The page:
On June 30, the U.S. Food and Drug Administration (FDA) released guidelines for approving a COVID-19 vaccine. They are requiring the vaccine to prevent or decrease the severity of the virus in a minimum of 50% of the people who will be getting the shot. 

In March, the first vaccine trials were conducted by the U.S. biotech firm Moderna. At that time, Dave O'Connor, a virologist at the University of Wisconsin-Madison shared that 'We might have vaccines in the clinic that are useful in people within 12 or 18 months. But we're going to need to improve on them to develop second- and third-generation vaccines.'

The US National Institute of Allergy and Infectious Diseases (NIAID) in Bethesda, Maryland conducted a study with 45 participants who receive a single or double dose of a developed vaccine. Meanwhile, they and other companies continue with animal studies, primarily monkey models.

Soon, more countries around the world joined the race to develop safe and affordable vaccines as the pandemic began entering its second wave in some countries. The London School of Hygiene & Tropical Medicine reported that there are currently 23 coronavirus vaccine projects that are doing clinical trials, with several already advancing to phase 2 or 3.

Operation Warp Speed

Recent developments include the biotech firm Inovio's vaccine, the INO-4800. So far it is the first DNA vaccine stable at room temperature, which triggers a specific immune system response against coronavirus pathogens.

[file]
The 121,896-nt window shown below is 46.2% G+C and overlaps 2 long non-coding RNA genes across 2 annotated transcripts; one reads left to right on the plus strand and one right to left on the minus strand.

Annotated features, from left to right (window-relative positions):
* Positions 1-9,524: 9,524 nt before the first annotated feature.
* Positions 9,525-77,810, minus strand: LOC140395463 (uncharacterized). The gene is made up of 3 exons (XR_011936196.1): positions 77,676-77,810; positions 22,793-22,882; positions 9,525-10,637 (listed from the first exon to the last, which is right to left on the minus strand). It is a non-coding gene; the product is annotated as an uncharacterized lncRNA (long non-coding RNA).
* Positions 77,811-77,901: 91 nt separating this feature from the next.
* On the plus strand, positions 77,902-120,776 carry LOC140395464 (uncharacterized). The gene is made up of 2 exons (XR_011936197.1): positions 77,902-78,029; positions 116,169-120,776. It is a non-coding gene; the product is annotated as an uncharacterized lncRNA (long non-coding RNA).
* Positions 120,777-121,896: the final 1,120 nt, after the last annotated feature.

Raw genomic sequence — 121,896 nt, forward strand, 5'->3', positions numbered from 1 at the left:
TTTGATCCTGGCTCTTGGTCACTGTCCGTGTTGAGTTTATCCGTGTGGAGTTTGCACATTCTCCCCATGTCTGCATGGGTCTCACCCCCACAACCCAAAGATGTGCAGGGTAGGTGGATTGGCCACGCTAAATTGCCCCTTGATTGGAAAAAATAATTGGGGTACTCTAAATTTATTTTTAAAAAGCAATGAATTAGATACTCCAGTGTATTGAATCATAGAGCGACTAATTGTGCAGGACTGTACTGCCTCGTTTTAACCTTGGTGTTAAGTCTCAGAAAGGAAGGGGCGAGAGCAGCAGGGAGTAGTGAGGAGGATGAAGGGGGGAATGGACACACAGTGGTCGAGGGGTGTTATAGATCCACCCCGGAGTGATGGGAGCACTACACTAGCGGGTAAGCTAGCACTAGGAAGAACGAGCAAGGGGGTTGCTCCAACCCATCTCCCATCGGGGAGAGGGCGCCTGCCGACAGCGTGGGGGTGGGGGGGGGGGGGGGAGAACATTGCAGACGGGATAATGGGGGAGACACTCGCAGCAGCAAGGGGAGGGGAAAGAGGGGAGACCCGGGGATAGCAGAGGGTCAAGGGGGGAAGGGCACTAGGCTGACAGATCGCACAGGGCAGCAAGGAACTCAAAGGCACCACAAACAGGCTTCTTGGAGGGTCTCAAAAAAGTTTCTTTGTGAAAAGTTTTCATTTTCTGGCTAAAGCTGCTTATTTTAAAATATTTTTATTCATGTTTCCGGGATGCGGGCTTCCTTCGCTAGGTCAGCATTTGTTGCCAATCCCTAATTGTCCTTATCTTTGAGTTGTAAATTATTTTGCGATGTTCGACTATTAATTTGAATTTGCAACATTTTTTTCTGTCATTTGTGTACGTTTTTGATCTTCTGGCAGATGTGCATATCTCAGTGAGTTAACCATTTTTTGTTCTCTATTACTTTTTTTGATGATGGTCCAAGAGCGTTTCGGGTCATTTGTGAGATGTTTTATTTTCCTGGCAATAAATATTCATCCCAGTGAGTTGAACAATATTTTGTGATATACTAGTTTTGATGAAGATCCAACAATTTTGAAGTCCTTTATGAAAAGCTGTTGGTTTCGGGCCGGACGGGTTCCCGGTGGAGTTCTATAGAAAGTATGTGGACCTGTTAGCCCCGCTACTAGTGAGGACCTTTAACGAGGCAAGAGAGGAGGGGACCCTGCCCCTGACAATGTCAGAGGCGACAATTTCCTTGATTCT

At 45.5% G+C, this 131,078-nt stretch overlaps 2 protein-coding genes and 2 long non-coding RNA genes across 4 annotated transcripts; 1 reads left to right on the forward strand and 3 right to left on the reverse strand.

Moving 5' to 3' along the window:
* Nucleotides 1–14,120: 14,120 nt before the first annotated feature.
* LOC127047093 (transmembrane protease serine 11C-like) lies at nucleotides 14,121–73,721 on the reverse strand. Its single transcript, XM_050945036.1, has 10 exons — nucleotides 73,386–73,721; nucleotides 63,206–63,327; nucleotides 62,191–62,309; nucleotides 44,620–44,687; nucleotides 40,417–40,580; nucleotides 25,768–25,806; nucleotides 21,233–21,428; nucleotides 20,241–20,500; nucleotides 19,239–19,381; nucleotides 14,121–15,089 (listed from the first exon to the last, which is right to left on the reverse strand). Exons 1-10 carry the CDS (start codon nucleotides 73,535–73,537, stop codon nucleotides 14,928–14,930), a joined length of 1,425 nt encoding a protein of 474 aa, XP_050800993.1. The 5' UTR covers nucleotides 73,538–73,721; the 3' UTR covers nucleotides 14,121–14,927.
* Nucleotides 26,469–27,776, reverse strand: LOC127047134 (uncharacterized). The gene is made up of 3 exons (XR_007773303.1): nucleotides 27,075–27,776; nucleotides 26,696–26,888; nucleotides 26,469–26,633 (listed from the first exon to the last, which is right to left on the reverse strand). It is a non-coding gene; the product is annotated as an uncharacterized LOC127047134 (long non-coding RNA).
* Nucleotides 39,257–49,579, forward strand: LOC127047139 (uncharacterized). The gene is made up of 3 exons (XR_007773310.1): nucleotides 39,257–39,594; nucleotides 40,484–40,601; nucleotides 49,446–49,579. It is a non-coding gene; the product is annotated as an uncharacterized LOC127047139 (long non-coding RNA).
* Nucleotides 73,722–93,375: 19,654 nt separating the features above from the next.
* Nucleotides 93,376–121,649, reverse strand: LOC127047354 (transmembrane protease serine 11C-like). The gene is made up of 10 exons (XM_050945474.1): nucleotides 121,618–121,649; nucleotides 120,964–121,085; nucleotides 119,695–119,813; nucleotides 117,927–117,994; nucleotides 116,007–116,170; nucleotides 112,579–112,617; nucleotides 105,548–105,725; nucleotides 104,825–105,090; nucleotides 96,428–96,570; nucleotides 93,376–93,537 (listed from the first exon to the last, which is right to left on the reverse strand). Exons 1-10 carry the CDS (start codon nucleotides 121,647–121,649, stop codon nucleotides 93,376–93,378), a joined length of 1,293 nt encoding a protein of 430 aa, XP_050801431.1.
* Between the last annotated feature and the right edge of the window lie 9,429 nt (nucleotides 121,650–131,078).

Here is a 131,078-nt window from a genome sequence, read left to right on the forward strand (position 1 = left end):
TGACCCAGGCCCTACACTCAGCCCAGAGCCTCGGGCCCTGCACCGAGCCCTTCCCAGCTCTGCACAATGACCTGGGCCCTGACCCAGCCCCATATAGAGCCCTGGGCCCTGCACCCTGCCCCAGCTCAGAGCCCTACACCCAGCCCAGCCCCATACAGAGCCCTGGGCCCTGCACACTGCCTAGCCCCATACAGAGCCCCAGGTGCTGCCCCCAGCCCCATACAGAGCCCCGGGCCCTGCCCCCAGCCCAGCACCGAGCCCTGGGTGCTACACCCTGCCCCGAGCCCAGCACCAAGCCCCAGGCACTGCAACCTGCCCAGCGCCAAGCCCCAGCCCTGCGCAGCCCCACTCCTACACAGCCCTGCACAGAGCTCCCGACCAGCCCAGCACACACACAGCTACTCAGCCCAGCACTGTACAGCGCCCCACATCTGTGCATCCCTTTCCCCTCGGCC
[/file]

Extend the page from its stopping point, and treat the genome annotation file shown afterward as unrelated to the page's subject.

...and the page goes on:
Chosen American companies that are developing vaccines are all under the government's program called 'Operation Warp Speed', which aims to deliver up to 300 million safe vaccines by January 2021. The five companies selected for OWS include Moderna, AstraZeneca who is collaborating with Oxford University, Merck, Pfizer (partnering with the German company BioNTech), and Johnson & Johnson. The FDA said, 'While the FDA is committed to expediting this work, we will not cut corners in our decisions.'

Gregory Poland, director of Mayo Vaccine Research Group, said 'the guidelines are pretty standard, they look pretty much like influenza vaccine guidelines. I don't think that's a high bar. I think that's a low to maybe an appropriate bar for a first-generation COVID-19 vaccine.'

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Coronavirus Vaccines

As Moderna is stepping into phase 3 of their trials in July, 30,000 volunteers will be receiving their vaccine. Their goal is to deliver between 500 million to one billion doses every year by 2021. At the same time, health officials have also set targets to determine if coronavirus vaccines are safe and efficient.

Roland Sutter from the World Health Organization (WHO) in Geneva, Switzerland said 'If you accept a vaccine with low efficacy, then you probably prevent the development of a vaccine with higher efficacy.'
A challenge that vaccine scientists face is that clinical trials happen in controlled environments, shared Charlie Weller from a vaccine program at Wellcome, London. She said, 'So the real test for a vaccine is when it's rolled out into a population.'

Despite American companies advancing in vaccine developments, another obstacle is educating people to actually get the shot. Dr. Fauci shared in a recent interview that 'there is a general anti-science, anti-authority, anti-vaccine feeling among some people in this country - an alarmingly large percentage of people, relatively speaking.'

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